Turning plastic waste into pavement slabs, acid water into drinking water and making leather from mushrooms—these are some of the achievements of the 2019 winners for the SEED Low Carbon Awards.
Founded in 2002 by the United Nations Environment Programme, the United Nations Development Programme and the International Union for Conservation of Nature, SEED is a global partnership for action on sustainable development and the green economy. SEED considers entrepreneurship as the road towards sustainable development.
The 2019 SEED Awards recognize 14 innovative start-ups from Africa and Asia working in sustainable agriculture and aquaculture, waste, renewable energy, water and sanitation, sustainable tourism, biodiversity and conservation.
Svenja Schulze, German Federal Minister for the Environment, Nature Conservation and Nuclear Safety, one of the main supporters of the Awards, highlighted the importance of the enterprises in advancing the Sustainable Development Goals.
“The private sector, including small enterprises, has huge potential to move forward the fast and fair transition in line with the 2030 Agenda for Sustainable Development,” said Schulze. “This award highlights the innovative potential of small green and social enterprises and showcases the economic and social opportunities for often marginalized communities. It serves as a great motivation for others to follow.”
4The 2019 winners are:
- Nelplast—a Ghanaian enterprise which turns plastic waste into pavement slabs. The enterprise, which works mainly with women and youth, has collected and recycled over two tonnes of plastic per day, preventing this waste from ending up in landfills.
- Aikya Organics—an Indian company that promotes an eco-inclusive agricultural value chain. Activities range from training women farmers in low-cost input and natural farming techniques, to installing seed and tool banks and solar-powered processing and packaging facilities.
- Mycotech—an Indonesian vegan leather company, which produces leather from mushrooms. Beyond producing this innovative material, Mycotech aims to create more eco-consciousness in the fashion industry.
- Green Impact Technologies—a Malawian green energy company whose business model allows customers to upload energy credit periodically through mobile money. Green Impact Technologies is also developing a biogas plant which will generate energy from agricultural waste for use by local restaurant entrepreneurs.
- Kibebe—Malawian enterprise Kibebe trains marginalized artisans to produce upcycled products to sell. The product line includes 35 products made from recycled materials. They also offer tours of the production centre and camp to bring customers closer to the communities that make the products.
- AfriLeap—South African company Afrileap will grow hop cones of various varieties, process them into dried pellets or wet cones, and then package the pellets according to industry standards. These hop cones are used in beer production for flavour and to preserve the brewed product.
- BN Aqua Solutions—a South African enterprise that uses metallurgical waste to turn acidic water to drinking water. The treated acid water is then sold to mines to save on drinking water costs and reduces the mines’ dependency on the municipalities. The custom-made packaged treatment plants will be built and set up onsite at the mines.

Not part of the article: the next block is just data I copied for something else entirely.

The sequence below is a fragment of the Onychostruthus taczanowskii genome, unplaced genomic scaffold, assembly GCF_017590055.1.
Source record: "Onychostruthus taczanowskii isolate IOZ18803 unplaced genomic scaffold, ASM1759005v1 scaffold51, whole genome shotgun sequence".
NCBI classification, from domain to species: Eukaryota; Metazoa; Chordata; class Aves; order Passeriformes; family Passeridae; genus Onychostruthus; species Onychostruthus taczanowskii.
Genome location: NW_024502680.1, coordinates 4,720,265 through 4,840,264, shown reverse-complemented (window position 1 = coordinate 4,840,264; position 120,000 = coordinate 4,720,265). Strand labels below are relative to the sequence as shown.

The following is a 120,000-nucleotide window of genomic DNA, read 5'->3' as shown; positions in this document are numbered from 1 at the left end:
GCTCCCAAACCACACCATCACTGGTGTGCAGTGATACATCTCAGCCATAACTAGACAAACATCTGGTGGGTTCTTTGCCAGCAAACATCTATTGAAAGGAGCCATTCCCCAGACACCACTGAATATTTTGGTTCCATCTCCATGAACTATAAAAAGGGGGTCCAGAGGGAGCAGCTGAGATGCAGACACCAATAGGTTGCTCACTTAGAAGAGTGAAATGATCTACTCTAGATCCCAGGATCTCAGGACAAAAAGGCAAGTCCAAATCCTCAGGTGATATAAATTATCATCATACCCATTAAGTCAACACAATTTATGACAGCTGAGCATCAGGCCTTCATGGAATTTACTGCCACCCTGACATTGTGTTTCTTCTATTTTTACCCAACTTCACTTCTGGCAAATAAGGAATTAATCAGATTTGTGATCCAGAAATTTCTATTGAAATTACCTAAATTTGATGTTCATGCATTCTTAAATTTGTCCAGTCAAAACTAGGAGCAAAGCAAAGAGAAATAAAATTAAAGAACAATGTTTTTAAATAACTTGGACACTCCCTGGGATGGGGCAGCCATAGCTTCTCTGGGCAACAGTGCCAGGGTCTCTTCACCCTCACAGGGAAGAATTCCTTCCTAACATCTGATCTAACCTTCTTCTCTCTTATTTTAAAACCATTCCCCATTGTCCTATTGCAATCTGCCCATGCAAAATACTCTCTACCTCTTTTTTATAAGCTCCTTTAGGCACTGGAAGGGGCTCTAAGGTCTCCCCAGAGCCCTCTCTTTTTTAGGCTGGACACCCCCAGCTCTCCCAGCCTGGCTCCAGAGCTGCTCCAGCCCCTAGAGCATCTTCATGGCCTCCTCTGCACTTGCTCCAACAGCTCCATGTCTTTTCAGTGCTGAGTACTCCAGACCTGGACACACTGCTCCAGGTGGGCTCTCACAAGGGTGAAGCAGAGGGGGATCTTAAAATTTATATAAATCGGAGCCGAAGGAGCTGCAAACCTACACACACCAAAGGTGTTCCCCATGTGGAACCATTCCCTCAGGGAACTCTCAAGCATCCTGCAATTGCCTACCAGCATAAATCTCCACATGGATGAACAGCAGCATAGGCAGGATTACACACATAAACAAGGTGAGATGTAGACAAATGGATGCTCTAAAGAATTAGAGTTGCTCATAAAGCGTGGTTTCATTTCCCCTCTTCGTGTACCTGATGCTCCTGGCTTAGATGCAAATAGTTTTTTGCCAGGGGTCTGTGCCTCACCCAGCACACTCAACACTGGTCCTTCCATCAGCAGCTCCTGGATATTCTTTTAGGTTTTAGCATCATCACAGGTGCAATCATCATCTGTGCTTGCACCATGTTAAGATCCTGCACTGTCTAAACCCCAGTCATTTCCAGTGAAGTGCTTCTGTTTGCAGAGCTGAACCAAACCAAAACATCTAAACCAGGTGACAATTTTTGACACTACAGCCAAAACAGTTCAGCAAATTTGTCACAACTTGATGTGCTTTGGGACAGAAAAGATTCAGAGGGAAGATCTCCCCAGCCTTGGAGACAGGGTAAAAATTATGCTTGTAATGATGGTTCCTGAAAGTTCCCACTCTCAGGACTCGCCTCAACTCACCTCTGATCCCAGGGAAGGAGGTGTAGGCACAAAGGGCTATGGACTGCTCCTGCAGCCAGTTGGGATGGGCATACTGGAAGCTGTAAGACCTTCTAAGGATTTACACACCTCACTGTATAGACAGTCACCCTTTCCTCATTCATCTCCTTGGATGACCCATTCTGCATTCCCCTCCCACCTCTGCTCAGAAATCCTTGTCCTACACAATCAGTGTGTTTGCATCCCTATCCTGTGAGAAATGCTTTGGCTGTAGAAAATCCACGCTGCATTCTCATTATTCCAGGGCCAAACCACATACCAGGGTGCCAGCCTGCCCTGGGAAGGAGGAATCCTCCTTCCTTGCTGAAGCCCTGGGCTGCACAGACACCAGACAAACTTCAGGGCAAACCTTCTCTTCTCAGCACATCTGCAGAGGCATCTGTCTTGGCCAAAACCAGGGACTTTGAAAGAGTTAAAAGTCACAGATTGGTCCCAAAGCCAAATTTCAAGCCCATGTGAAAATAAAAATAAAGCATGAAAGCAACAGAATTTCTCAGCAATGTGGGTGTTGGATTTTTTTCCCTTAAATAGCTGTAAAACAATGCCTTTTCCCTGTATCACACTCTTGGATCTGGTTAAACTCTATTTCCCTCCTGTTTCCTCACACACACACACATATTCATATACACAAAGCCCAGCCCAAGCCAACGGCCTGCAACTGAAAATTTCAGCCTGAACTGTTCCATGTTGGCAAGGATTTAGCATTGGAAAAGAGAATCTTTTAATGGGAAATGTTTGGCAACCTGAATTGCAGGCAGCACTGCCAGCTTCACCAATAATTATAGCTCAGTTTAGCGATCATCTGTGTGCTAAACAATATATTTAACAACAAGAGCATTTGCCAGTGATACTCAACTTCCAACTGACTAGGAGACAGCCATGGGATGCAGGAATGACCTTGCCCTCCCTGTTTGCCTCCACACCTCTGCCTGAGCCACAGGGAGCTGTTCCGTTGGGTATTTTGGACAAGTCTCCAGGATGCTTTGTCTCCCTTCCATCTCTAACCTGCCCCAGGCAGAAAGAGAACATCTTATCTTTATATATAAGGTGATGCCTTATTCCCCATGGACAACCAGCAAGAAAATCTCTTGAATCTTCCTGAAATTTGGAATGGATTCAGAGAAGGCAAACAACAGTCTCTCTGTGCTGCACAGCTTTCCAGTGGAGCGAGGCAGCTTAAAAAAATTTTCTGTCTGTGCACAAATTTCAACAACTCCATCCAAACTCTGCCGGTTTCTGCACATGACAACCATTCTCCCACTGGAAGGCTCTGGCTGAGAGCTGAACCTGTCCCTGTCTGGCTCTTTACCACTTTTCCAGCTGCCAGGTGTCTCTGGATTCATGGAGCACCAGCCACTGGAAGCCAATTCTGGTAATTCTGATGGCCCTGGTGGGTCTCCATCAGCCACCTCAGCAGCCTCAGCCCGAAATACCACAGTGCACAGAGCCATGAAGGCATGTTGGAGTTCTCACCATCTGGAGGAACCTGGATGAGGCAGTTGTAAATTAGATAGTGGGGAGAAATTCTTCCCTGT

- Hustlenomics—South African Hustlenomics targets low-income homeowners who cannot access traditional home-improvement financing. Hustlenomics replaces their shacks with durable structures using recycled bricks. The company applies an innovative shared home financing model where rental income from the completed structure is used to recoup building costs, before eventually allowing for full ownership.
- Meat Naturally— South African Meat Naturally encourages livestock management that mimics natural wildlife movements. It also provides flexible but consistent market access, and enables African communal farmers to capitalize on market prices without incurring market risks.
- Fang Thai Factory (GROW)—Thai enterprise Fang Thai provides one of the most environment-friendly options of packaging products. Its paper is not only biodegradable but also water, oil and grease resistant with a non-chemical coating solution that is made from rice. Fang Thai currently targets business customers who share their social and environmental concerns.
- Tusafishe Low Cost Institutional Water Filters—Ugandan company Tusafishe produces advertizes, sells, and installs automated low-cost filters that eliminate the use of solid fuels to provide safe drinking water for large communities. Together with Finance Trust Bank, clients including schools have access to flexible loans to acquire the filters.
- Kukula Solar— Zambian Kukula Solar purchases solar products wholesale from manufacturers and sells them to customers directly through the “solarpreneurs” in the local community. Customers are generally families living on less than US$2 a day without access to electricity. Some products, generally smaller units, are sold outright, others are purchased under a rent-to-own system.
- Dytech Limited—The Zambian enterprise uses unwanted wood from wood processing centres and plantations to produce and sell double-decker beehives. Hives cost US$4 and are assigned to outgrowers to produce honey for export into global markets such as China, Egypt, Germany and South Africa.
- ENRAPOWER —Zimbabwean ENRAPOWER provides energy solutions as a wholesaler of renewable energy equipment for small and medium-sized enterprises. They ensure an efficient supply of these products through the sale of energy equipment, solar installation and project management services.